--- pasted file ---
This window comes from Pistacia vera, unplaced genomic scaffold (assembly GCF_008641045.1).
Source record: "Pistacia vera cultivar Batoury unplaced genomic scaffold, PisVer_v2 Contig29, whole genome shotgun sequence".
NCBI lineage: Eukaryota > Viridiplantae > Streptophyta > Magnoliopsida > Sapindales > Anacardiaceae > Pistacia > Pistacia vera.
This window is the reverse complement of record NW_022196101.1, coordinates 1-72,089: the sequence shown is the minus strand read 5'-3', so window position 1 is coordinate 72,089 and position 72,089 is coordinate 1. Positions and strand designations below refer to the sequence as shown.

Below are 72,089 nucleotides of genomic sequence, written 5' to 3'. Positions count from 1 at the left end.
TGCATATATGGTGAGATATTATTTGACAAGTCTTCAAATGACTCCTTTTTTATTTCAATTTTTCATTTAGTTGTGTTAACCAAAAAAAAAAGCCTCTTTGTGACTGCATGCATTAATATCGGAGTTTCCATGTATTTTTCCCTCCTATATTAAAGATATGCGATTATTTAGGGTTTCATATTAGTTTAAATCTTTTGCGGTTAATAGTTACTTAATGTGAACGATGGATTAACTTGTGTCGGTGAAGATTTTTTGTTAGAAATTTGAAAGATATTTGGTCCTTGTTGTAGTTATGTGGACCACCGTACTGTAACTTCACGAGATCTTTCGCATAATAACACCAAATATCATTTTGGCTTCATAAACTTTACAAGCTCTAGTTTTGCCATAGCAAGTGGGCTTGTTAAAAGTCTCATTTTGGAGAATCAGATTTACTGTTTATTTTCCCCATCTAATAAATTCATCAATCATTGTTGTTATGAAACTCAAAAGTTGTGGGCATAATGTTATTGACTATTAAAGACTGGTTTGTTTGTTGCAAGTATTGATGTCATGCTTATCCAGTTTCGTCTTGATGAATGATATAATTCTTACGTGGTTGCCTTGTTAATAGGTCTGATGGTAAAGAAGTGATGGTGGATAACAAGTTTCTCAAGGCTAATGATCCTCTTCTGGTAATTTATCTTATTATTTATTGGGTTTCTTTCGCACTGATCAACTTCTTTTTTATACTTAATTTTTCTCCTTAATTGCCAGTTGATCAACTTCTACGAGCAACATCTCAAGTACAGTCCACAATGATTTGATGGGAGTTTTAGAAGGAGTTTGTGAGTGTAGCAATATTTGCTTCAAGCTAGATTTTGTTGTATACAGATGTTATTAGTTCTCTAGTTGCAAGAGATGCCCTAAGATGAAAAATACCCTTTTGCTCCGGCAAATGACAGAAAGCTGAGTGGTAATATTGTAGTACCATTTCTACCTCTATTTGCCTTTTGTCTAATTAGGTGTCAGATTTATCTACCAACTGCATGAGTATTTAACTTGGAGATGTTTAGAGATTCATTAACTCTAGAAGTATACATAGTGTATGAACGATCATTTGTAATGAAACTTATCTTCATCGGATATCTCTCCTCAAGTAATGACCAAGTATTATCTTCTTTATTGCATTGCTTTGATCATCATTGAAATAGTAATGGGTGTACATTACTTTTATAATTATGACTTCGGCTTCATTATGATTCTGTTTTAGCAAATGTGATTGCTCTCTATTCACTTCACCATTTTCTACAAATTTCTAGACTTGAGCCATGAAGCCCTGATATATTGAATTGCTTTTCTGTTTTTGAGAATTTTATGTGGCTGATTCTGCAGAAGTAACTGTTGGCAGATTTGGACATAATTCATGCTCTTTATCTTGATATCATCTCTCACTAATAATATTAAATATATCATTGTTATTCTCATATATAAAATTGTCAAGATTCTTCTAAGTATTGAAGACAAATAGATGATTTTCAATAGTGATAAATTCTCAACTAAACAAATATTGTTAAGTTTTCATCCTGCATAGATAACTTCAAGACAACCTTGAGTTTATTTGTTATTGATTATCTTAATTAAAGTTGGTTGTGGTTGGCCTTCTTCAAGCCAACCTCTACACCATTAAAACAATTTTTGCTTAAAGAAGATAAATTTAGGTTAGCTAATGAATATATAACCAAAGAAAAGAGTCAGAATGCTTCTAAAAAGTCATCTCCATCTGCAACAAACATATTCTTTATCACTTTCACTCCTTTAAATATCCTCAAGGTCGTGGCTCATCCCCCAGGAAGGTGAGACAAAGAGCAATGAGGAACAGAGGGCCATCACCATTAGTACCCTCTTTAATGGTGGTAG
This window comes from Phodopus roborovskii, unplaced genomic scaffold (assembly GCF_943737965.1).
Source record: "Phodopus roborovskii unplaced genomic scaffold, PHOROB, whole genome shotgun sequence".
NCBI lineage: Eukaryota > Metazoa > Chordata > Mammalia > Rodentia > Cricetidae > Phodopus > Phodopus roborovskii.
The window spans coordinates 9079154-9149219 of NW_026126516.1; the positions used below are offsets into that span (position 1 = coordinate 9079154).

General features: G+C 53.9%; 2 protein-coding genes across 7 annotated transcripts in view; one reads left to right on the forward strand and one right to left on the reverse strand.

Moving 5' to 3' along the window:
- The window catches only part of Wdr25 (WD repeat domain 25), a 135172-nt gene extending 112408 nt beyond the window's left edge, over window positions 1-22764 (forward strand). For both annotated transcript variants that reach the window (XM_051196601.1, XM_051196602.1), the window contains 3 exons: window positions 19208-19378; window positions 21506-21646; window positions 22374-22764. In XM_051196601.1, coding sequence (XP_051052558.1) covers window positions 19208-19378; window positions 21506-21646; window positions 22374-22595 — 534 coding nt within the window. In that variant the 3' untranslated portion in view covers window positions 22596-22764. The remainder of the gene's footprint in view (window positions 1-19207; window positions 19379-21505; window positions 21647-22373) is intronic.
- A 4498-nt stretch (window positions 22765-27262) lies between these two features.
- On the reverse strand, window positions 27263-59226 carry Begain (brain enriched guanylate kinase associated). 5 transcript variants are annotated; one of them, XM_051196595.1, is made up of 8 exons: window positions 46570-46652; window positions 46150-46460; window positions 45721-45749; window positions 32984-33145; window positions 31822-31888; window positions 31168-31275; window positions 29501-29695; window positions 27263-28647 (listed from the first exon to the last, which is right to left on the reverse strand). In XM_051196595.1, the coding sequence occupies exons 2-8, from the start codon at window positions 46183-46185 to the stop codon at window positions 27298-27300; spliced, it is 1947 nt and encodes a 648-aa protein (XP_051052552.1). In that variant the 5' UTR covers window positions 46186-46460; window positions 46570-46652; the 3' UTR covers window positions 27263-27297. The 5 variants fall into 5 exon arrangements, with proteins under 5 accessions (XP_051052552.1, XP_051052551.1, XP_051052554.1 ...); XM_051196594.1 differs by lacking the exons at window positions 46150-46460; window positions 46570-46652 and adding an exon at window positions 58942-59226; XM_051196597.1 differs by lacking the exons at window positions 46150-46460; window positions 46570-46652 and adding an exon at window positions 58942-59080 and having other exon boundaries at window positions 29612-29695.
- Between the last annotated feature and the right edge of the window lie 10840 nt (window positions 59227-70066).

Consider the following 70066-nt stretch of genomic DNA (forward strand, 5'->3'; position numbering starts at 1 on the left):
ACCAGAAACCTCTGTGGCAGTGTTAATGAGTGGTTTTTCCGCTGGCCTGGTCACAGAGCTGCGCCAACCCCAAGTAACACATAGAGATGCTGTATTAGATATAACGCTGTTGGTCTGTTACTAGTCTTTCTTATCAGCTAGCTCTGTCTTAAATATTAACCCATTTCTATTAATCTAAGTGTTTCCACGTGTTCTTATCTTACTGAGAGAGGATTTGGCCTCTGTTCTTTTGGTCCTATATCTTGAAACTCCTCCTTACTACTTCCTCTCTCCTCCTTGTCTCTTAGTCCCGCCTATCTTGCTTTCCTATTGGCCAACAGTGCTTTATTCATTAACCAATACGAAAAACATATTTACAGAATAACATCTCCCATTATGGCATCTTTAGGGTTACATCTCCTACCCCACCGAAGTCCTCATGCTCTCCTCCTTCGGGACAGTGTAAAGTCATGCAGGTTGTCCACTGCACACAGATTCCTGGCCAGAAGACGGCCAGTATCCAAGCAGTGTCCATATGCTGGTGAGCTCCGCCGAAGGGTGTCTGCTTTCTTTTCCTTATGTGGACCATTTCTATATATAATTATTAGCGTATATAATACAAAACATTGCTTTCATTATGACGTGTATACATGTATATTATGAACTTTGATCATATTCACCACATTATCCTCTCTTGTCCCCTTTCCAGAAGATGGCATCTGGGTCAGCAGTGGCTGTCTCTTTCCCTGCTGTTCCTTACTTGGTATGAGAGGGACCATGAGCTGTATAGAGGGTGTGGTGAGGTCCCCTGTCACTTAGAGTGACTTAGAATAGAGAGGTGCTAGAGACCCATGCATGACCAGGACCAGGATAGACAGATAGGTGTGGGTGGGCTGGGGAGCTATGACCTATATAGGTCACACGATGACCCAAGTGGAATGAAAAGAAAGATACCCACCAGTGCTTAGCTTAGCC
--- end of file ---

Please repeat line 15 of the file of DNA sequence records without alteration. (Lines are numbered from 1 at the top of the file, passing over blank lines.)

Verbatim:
- On the reverse strand, window positions 27263-59226 carry Begain (brain enriched guanylate kinase associated). 5 transcript variants are annotated; one of them, XM_051196595.1, is made up of 8 exons: window positions 46570-46652; window positions 46150-46460; window positions 45721-45749; window positions 32984-33145; window positions 31822-31888; window positions 31168-31275; window positions 29501-29695; window positions 27263-28647 (listed from the first exon to the last, which is right to left on the reverse strand). In XM_051196595.1, the coding sequence occupies exons 2-8, from the start codon at window positions 46183-46185 to the stop codon at window positions 27298-27300; spliced, it is 1947 nt and encodes a 648-aa protein (XP_051052552.1). In that variant the 5' UTR covers window positions 46186-46460; window positions 46570-46652; the 3' UTR covers window positions 27263-27297. The 5 variants fall into 5 exon arrangements, with proteins under 5 accessions (XP_051052552.1, XP_051052551.1, XP_051052554.1 ...); XM_051196594.1 differs by lacking the exons at window positions 46150-46460; window positions 46570-46652 and adding an exon at window positions 58942-59226; XM_051196597.1 differs by lacking the exons at window positions 46150-46460; window positions 46570-46652 and adding an exon at window positions 58942-59080 and having other exon boundaries at window positions 29612-29695.